Viewing Angles, Uniformity, Response And Lag
To learn how we measure screen uniformity, please click here.
Like many enthusiasts, we long for more IPS- and VA-based options, especially in the gaming category. For now, however, fast refresh models are dominated by TN panel technology. Our photos of the XL2420G show typical red/green shift and light falloff to the sides, and a severe loss of detail as the gamma shifts in the vertical plane.
Screen Uniformity: Luminance
The XL2420G turns in solid performance in our black field test. Any result under 10 percent means you won’t see light bleed with your naked eye. Still, our instruments show a slight hot spot in the center of the screen.
Here’s the white field measurement:
The white field result is almost as good, aside from the same hot spot in the center. Additionally, our C6 meter reports a little less brightness in the top third of the panel. Again, this is not visible to the naked eye.
Screen Uniformity: Color
A 1.72dE variation is extremely small. As with the luminance tests above, you won’t see any issues; just a smooth white tone from one edge to the other. TN-based panels have come a long way in the last two years. They now fall behind IPS only in off-axis image quality. Color and uniformity are pretty much comparable between the two technologies.
Pixel Response And Input Lag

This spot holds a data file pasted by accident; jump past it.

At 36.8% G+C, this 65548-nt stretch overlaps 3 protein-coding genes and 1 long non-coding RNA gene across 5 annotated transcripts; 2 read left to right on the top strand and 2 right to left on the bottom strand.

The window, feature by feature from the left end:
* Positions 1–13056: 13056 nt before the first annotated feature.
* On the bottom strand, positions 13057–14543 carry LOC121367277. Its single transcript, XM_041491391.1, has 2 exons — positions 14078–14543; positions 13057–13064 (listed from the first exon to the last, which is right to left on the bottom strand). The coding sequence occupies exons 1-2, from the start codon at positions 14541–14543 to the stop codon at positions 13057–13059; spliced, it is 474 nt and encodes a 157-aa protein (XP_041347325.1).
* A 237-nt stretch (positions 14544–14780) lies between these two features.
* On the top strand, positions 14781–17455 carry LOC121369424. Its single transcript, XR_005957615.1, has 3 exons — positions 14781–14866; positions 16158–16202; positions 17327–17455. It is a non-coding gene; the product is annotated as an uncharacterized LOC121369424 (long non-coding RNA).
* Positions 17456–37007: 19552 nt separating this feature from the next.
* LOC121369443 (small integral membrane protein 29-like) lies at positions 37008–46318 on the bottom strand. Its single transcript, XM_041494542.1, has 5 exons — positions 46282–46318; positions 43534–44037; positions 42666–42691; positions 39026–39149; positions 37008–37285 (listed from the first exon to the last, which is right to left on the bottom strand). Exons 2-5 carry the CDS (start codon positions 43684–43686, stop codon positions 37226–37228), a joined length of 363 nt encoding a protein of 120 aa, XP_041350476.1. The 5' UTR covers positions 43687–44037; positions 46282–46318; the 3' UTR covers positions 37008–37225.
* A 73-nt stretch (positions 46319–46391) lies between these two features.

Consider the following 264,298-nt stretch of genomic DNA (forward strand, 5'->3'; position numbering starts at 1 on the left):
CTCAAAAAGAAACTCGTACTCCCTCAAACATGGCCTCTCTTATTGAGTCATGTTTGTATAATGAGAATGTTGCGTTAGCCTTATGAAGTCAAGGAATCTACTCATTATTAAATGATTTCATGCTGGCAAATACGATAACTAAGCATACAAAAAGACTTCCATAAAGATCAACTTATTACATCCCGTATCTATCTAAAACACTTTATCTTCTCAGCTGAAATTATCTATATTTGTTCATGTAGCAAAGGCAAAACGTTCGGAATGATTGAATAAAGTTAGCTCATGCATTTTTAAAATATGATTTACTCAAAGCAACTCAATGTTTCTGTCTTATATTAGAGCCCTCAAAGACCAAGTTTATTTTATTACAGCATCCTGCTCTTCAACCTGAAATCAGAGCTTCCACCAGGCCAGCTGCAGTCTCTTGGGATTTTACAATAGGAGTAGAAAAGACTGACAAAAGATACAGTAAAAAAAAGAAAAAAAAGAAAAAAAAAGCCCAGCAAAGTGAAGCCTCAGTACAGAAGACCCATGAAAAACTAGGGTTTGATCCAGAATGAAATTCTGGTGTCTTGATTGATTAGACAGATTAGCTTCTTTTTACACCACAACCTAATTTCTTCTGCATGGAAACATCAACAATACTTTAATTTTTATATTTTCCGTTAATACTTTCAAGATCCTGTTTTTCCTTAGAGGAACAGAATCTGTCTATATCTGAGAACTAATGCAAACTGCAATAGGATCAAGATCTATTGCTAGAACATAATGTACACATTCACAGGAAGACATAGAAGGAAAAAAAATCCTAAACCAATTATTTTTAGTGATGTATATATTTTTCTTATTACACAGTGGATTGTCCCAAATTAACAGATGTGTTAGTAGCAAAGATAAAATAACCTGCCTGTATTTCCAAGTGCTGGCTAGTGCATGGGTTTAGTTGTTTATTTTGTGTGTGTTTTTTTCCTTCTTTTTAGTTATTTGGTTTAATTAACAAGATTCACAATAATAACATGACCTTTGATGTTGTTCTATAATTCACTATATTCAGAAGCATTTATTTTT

To perform these tests, we use a high-speed camera that shoots at 1000 frames per second. Analyzing the video frame-by-frame allows us to observe the exact time it takes to go from a zero-percent signal to a 100% white field.
Testing a 144Hz gaming monitor means we can’t use our AccuPel generator, since it's limited to 60Hz. Instead, we hook the XL2420G up to a GeForce GTX 780-equipped PC and film a mouse movement that triggers the field pattern’s appearance. Since this is less precise than using the generator, we average five measurements. Here’s the screen draw result:
A two-millisecond gap from first to last means these monitors are essentially identical in their screen response. Even though you can reduce motion blur with the XL’s built-in backlight strobe, it’s barely necessary. And you’ll lose 65 percent of the available light output.
Here are the lag results:
All of these monitors have imperceptible input lag, so even the last-place AOC G2770PQU enables a responsive gaming experience. The XL2420G lands just below the middle at 27ms, which is perfectly respectable. The only real separator here is whether or not the monitor has G-Sync support, which you’ll pay a premium for. Performance-wise, it’s a wash.